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THE AMERICAN (***)

This isn't a thriller in the American sense of the term. It certainly has more in common with meticulously paced French thrillers, which were as much character studies as they were genre pieces. Director Anton Corbijn has no intentions of making this film for the ADD crowd accustomed to lightning fast editing and adrenaline-fueled action sequences at regular intervals. He is certainly asking his audience to be patient.

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This isn't a thriller in the American sense of the term. It certainly has more in common with meticulously paced French thrillers, which were as much character studies as they were genre pieces. Director Anton Corbijn has no intentions of making this film for the ADD crowd accustomed to lightning fast editing and adrenaline-fueled action sequences at regular intervals. He is certainly asking his audience to be patient.

Jack, or Edward, (we're really not sure which name is true) (George Clooney, SYRIANA) is a master assassin. He's as cold and remote as the wintery mountain setting the film begins in. He is being hunted by Swede assassins. His handler Pavel (Johan Leysen, BROTHERHOOD OF THE WOLF) says he is slipping and needs to lay low. He doesn't like the safe house set up for him, so he changes the plans. One might expect this to really piss off his boss, but Jack is the best at engineering weapons to precise specifications and Pavel has a new client.

Jack meets with Mathilde (Thekla Reuten, IN BRUGES) in a public market. He is all business; just the facts of the rifle she needs. For a ruthless killer, he has a weakness for women. During a test of the weapon, he seems attracted by her skills, but clear emotion or communication aren't his strong suits. In his hideout town, he becomes a regular of the prostitute Clara (Violante Placido, SOUL MATE), who falls under the impression he is a good man.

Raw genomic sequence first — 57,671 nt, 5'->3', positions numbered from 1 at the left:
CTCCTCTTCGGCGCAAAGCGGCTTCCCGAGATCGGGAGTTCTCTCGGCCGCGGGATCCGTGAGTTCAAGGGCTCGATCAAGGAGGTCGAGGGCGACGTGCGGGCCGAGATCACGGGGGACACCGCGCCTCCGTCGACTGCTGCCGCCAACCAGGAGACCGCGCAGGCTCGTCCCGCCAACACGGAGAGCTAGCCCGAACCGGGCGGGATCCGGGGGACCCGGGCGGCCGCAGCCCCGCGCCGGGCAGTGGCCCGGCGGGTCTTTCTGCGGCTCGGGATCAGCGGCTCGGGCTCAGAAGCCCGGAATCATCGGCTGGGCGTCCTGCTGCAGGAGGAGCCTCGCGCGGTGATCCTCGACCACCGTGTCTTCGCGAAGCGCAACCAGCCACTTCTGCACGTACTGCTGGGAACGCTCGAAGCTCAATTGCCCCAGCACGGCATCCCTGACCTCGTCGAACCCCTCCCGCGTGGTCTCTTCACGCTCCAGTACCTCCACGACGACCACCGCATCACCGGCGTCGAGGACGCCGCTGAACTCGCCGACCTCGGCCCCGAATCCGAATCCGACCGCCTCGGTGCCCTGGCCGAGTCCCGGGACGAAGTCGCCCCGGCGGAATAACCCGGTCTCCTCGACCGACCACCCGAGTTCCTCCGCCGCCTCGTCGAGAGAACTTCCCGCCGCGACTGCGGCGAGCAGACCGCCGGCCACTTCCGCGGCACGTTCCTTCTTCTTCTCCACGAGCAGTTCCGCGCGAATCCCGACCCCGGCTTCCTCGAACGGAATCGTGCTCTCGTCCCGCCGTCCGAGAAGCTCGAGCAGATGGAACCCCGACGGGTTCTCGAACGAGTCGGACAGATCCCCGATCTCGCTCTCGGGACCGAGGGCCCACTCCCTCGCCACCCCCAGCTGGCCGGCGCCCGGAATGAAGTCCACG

Corbijn and writer Rowan Joffe, working from Martin Booth's novel, take the concept that it is compelling to watch a master of a profession at work. This is true here. The film watches quietly and painstakingly as Jack sets up his position in town, develops his cover, watches for the Swedes and completes his assignment. He is skilled and ingenious. But one believes he despises his skills. He says he hates machines to both Pavel and Father Benedetto (Paolo Bonacelli, SALO), a priest who takes in interest in the quiet man who says he is a photographer. The perceptive priest wonders why he'd say that when as a "photographer" he works with a camera everyday.

The story weaves these elements with Jack's developing relationship with Clara. This budding love affair brings warmth to the rather chilly story, as well as a touch of real tension as Jack's profession comes colliding with a hopeful future. But because Jack, or Edward, is so closed off, we don't know why Clara is the one. Likewise the film doesn't delve deeply into Clara's motivations either, making her feel like a plot device at times. Like I mentioned earlier she says he's a good man, but based on what -- he makes love to her like a girlfriend and not a whore? She might want to raise her number of criteria when picking men.

Father Bendetto is actually a more fleshed out character and his conversations about sin with Jack allow us some way into the assassin's soul. From his military and butterfly tattoos, we only get a glimpse into his past and personality. But what does the disturbing opening scene make us believe about this man and his motivations with Clara? For better or for worse, he remains an enigma right up to the bittersweet end.

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Rick DeMott
Animation World Network
Director of Content
Creator of Rick's Flicks Picks